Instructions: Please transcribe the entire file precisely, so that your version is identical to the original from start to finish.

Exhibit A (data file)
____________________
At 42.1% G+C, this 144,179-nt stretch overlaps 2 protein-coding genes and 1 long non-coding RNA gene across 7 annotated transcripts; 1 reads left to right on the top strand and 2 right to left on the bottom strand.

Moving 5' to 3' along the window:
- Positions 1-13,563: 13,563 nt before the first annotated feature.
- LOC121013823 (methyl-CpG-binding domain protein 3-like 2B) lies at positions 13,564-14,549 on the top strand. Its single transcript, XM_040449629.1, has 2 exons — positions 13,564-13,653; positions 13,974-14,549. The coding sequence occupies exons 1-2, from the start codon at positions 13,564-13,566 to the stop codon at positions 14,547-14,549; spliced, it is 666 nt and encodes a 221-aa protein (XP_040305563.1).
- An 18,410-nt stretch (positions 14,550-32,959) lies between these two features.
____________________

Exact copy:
At 42.1% G+C, this 144,179-nt stretch overlaps 2 protein-coding genes and 1 long non-coding RNA gene across 7 annotated transcripts; 1 reads left to right on the top strand and 2 right to left on the bottom strand.

Moving 5' to 3' along the window:
- Positions 1-13,563: 13,563 nt before the first annotated feature.
- LOC121013823 (methyl-CpG-binding domain protein 3-like 2B) lies at positions 13,564-14,549 on the top strand. Its single transcript, XM_040449629.1, has 2 exons — positions 13,564-13,653; positions 13,974-14,549. The coding sequence occupies exons 1-2, from the start codon at positions 13,564-13,566 to the stop codon at positions 14,547-14,549; spliced, it is 666 nt and encodes a 221-aa protein (XP_040305563.1).
- An 18,410-nt stretch (positions 14,550-32,959) lies between these two features.